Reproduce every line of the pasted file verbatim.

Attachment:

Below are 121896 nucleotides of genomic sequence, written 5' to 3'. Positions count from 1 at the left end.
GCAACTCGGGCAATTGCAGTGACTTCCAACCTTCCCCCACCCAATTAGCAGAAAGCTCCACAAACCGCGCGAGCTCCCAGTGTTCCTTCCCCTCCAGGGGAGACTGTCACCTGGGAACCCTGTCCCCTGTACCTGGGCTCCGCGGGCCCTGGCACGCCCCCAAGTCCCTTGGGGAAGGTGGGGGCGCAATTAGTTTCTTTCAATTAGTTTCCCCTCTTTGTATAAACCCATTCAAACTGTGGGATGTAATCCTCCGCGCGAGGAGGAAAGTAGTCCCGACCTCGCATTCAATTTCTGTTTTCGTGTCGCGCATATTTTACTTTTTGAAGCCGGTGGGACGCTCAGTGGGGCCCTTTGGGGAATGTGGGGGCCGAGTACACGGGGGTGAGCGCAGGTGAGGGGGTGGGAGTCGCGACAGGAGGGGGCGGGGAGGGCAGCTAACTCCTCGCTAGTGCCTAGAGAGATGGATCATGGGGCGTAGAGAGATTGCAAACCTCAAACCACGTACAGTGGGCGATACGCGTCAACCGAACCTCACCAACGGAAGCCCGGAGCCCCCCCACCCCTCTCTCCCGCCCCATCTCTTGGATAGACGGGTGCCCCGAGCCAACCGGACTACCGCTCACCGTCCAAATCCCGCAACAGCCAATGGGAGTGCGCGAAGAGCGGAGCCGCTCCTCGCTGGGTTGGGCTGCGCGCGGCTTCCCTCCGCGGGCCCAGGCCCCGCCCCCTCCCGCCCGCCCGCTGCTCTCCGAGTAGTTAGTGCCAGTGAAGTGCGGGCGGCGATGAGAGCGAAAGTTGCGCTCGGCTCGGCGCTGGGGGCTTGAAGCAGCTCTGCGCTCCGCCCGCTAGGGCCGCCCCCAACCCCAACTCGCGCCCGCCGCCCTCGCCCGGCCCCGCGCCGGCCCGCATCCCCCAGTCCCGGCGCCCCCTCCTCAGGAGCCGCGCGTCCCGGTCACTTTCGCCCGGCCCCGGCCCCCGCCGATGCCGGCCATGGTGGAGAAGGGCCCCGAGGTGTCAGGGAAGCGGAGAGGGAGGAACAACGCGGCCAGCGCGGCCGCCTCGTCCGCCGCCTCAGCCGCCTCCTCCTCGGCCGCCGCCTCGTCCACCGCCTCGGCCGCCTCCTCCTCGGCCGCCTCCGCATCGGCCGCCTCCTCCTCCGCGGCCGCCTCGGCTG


Below are 121896 nucleotides of genomic sequence, written 5' to 3'. Positions count from 1 at the left end.
GCAACTCGGGCAATTGCAGTGACTTCCAACCTTCCCCCACCCAATTAGCAGAAAGCTCCACAAACCGCGCGAGCTCCCAGTGTTCCTTCCCCTCCAGGGGAGACTGTCACCTGGGAACCCTGTCCCCTGTACCTGGGCTCCGCGGGCCCTGGCACGCCCCCAAGTCCCTTGGGGAAGGTGGGGGCGCAATTAGTTTCTTTCAATTAGTTTCCCCTCTTTGTATAAACCCATTCAAACTGTGGGATGTAATCCTCCGCGCGAGGAGGAAAGTAGTCCCGACCTCGCATTCAATTTCTGTTTTCGTGTCGCGCATATTTTACTTTTTGAAGCCGGTGGGACGCTCAGTGGGGCCCTTTGGGGAATGTGGGGGCCGAGTACACGGGGGTGAGCGCAGGTGAGGGGGTGGGAGTCGCGACAGGAGGGGGCGGGGAGGGCAGCTAACTCCTCGCTAGTGCCTAGAGAGATGGATCATGGGGCGTAGAGAGATTGCAAACCTCAAACCACGTACAGTGGGCGATACGCGTCAACCGAACCTCACCAACGGAAGCCCGGAGCCCCCCCACCCCTCTCTCCCGCCCCATCTCTTGGATAGACGGGTGCCCCGAGCCAACCGGACTACCGCTCACCGTCCAAATCCCGCAACAGCCAATGGGAGTGCGCGAAGAGCGGAGCCGCTCCTCGCTGGGTTGGGCTGCGCGCGGCTTCCCTCCGCGGGCCCAGGCCCCGCCCCCTCCCGCCCGCCCGCTGCTCTCCGAGTAGTTAGTGCCAGTGAAGTGCGGGCGGCGATGAGAGCGAAAGTTGCGCTCGGCTCGGCGCTGGGGGCTTGAAGCAGCTCTGCGCTCCGCCCGCTAGGGCCGCCCCCAACCCCAACTCGCGCCCGCCGCCCTCGCCCGGCCCCGCGCCGGCCCGCATCCCCCAGTCCCGGCGCCCCCTCCTCAGGAGCCGCGCGTCCCGGTCACTTTCGCCCGGCCCCGGCCCCCGCCGATGCCGGCCATGGTGGAGAAGGGCCCCGAGGTGTCAGGGAAGCGGAGAGGGAGGAACAACGCGGCCAGCGCGGCCGCCTCGTCCGCCGCCTCAGCCGCCTCCTCCTCGGCCGCCGCCTCGTCCACCGCCTCGGCCGCCTCCTCCTCGGCCGCCTCCGCATCGGCCGCCTCCTCCTCCGCGGCCGCCTCGGCTG